After being awarded its first mission in May, Boeing has been given a second mission to transport crew to the International Space Station (ISS) from 2017. The crew rotation mission is the second of between two and six missions for the company as part of NASA's US$4.2 billion Commercial Crew Transportation Capability (CCtCap).

The mission announced by NASA on December 18 will use Boeing's Commercial Space Transportation-100 (CST-100) "Starliner" capsule, which passed several development milestones this year. It will be launched atop an Atlas V rocket from United Launch Alliance, which has completed work on the first man-rated launch tower built at Cape Canaveral since the 1960s at Space Launch Complex-41.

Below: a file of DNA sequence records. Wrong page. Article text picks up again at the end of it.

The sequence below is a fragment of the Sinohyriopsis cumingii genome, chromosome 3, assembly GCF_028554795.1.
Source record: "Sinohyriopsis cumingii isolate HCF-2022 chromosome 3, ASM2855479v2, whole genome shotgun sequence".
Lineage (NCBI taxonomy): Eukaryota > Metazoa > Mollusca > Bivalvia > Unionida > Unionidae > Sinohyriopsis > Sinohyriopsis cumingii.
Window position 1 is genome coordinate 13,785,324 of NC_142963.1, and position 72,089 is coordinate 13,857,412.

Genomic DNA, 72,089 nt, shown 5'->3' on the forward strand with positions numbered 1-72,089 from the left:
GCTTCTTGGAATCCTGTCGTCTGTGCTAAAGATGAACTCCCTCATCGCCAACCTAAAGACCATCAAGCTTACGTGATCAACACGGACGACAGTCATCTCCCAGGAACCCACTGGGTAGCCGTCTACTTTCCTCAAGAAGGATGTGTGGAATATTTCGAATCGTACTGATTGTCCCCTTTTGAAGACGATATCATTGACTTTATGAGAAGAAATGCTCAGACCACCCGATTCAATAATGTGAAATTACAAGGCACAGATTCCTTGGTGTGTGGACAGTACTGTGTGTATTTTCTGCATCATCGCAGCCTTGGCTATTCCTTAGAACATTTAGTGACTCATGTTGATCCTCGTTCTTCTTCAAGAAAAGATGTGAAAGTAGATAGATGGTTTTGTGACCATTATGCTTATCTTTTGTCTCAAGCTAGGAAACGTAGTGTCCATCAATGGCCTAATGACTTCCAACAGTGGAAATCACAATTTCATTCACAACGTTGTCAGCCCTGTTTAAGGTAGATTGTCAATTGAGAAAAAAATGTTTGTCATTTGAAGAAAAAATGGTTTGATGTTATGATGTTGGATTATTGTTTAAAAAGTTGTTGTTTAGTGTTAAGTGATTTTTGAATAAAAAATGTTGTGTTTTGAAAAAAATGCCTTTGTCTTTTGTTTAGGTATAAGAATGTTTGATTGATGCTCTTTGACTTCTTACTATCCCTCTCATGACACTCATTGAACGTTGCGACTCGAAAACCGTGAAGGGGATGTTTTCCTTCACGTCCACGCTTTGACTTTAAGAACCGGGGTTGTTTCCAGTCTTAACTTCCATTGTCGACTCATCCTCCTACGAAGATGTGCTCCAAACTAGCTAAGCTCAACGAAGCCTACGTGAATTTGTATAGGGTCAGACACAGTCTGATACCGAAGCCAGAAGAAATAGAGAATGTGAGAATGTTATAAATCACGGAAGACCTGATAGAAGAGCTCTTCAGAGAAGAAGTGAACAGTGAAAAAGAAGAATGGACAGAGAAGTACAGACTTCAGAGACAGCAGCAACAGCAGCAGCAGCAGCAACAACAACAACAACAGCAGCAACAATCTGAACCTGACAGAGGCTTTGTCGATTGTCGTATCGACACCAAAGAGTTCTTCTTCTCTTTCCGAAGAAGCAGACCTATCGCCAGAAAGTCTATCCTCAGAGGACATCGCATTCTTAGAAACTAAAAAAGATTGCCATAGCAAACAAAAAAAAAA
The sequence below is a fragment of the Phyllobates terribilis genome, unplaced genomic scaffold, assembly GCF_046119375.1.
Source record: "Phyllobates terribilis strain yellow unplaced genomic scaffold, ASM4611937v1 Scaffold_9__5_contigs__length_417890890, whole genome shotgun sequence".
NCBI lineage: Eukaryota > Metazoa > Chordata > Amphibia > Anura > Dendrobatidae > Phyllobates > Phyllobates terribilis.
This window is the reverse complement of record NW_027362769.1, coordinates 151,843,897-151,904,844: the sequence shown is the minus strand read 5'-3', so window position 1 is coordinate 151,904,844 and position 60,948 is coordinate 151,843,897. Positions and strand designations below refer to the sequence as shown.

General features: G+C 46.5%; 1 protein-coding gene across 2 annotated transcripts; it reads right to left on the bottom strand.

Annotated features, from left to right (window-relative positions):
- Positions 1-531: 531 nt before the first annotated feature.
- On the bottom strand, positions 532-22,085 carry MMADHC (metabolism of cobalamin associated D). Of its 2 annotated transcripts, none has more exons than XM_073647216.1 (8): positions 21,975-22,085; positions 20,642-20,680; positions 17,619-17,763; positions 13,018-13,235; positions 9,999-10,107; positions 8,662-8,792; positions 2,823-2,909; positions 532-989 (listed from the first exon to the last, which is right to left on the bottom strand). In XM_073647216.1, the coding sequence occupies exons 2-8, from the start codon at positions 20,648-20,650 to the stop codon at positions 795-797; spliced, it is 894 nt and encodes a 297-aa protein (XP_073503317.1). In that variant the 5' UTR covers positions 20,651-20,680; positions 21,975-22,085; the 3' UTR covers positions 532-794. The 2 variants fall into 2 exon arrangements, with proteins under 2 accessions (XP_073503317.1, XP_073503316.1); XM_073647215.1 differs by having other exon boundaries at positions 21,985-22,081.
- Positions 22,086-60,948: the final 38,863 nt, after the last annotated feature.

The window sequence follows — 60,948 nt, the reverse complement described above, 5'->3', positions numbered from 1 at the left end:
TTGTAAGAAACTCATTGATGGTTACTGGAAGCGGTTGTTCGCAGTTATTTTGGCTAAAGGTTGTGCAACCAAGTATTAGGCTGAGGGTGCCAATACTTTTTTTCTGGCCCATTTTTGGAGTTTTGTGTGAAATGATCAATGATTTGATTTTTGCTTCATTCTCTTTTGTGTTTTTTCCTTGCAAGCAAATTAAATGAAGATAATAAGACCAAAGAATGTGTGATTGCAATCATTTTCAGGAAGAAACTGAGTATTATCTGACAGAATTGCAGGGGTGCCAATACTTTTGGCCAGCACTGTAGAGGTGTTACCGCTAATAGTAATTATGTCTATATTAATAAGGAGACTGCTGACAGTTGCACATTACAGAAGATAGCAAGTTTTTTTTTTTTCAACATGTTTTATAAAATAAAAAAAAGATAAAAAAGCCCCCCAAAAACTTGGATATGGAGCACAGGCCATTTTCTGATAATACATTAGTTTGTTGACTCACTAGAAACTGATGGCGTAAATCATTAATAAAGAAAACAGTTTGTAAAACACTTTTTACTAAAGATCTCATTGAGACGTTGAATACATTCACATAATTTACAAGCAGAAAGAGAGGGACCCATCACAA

Boeing was selected in 2014 along with SpaceX's Crew Dragon to use privately developed and operated spacecraft to resume American manned space flights by 2017. The goal of the flights will be to deliver four NASA or NASA-sponsored astronauts and 220 lb (100 kg) of cargo to the ISS, after which the spacecraft will remain at the station for up to 210 days, where it will act as a lifeboat in the event of an emergency.